In a recent article, Haaretz championed Thomas Friedman as the de facto ambassador of the protest movement and noted how he has been raising awareness about how Israel is in the process of turning into another “Lebanon”. Another article argued that the protesters are fighting against those “who are at odds with Israeli democracy”, as if un-elected Supreme Court justices represent Israeli democracy and not the democratically elected parliament members. And an op-ed claimed that Israel’s judicial reform is “a fascist, racist power grab”, with an uncanny resemblance to what the author witnessed growing up under apartheid in South Africa. The author claimed: “I can no longer defend Israel from claims of apartheid”.
However, if one reads Arutz Sheva, I-24, or Israel Hayom, the coverage of the judicial reform is a bit more balanced. In a recent article, Arutz Sheva quoted Knesset Constitution Committee chairman MK Simcha Rothman, who said, “The reform is about two simple principles: The State of Israel is and will always be a Jewish and democratic country”.
In order to keep Israel a Jewish and democratic country, you have to stay Jewish and you have to stay democratic. The problem with the power grab of the Supreme Court of Israel and the justice system of Israel over the last 30-40 years [is that] Israel became less Jewish and less democratic.” But at the same time, they also reported on the doctors’ protest and what US Secretary of State Antony Blinken had to say about Israel’s judicial reform, even though it is considered a right-wing publication.
In a recent article published by Israel Hayom, it explained what is judicial reform and why it is controversial. It presented both the side of the protesters and the side of the government, in a completely objective article on the issue. In one of their op-eds, they said that judicial reform is needed, but also claimed that the changes proposed by Netanyahu’s government are far too radical and will leave it hard for the average citizen to defend themselves against government policies. In a separate piece, they noted that the judicial reforms have caused many Arab countries to compare Netanyahu to “Pharoah”. Yet on the other hand, they show both sides of the equation in their news coverage of the protests.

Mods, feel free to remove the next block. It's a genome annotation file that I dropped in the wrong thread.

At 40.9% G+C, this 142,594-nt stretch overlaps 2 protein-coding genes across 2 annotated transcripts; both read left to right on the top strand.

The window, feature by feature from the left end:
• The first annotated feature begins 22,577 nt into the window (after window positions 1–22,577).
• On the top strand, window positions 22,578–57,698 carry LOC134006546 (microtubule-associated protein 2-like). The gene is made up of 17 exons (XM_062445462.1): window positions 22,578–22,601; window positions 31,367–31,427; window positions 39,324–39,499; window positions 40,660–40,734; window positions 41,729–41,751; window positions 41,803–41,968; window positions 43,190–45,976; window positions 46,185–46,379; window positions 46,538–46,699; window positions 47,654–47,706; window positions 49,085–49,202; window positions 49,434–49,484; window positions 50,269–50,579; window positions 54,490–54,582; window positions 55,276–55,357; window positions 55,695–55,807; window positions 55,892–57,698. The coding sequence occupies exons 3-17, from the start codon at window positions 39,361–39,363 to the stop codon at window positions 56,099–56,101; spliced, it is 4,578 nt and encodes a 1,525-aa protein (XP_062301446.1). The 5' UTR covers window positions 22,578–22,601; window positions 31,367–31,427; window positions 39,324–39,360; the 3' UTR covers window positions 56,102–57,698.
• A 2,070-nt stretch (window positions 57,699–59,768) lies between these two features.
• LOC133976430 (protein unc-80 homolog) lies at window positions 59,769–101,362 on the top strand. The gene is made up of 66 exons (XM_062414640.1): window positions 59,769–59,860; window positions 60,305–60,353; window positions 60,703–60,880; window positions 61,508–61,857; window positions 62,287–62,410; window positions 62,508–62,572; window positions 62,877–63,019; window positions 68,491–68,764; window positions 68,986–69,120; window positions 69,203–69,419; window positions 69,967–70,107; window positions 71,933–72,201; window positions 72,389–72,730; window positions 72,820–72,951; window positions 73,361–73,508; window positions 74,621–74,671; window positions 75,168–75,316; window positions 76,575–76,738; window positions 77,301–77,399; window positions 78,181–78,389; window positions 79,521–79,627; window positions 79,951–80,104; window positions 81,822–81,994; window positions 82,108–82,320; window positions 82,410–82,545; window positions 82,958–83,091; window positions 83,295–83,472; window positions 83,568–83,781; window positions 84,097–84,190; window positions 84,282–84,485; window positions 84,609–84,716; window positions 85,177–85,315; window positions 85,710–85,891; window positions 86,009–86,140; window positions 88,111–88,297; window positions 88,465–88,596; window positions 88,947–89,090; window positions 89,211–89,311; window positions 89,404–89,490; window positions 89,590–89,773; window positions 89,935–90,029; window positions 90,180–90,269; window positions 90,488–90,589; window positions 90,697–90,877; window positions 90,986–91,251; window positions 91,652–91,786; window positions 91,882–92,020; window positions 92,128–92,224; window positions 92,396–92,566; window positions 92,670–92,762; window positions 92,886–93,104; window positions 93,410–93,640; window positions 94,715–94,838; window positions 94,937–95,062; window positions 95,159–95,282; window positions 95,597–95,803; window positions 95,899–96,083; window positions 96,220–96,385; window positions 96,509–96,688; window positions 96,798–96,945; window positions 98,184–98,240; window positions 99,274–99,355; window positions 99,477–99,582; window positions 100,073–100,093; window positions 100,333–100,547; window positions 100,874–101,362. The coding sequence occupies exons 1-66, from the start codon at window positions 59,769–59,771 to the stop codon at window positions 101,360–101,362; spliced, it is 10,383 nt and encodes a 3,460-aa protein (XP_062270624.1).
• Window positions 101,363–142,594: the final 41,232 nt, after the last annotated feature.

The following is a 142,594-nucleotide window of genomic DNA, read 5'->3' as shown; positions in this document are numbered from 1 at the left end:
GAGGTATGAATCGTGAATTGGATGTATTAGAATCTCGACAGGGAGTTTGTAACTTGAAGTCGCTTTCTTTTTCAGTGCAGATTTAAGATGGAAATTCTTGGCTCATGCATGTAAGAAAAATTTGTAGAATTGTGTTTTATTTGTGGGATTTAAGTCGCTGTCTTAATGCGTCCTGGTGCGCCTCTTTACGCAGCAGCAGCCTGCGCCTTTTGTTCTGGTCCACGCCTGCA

I-24 coverage of the issue is also objective. Iit reports how judicial reform is threatening the future of the Israeli economy and could adversely affect Israel’s credit ranking. At the same time, it also reported on all of Netanyahu’s statements on the topic and also on the main protests, in a completely objective manner.
Rachel Avraham is a political analyst working for the Safadi Center for International Diplomacy, Research, Public Relations and Human Rights, which is run by Mendi Safadi, a former Likud Candidate for the Knesset and a former chief of staff of former Israeli Communication Minister Ayoob Kara. Since 2012, she has been working as an Israel-based journalist and writer, for the Daily Wire, the Christian Post, the Baltimore Jewish Times, the Jerusalem Post, Israel Hayom, Ahval and many other publications across the globe. She received her MA in Middle Eastern Studies from Ben-Gurion University. She got her BA in Government and Politics with minors in Jewish Studies and Middle Eastern Studies from the University of Maryland at College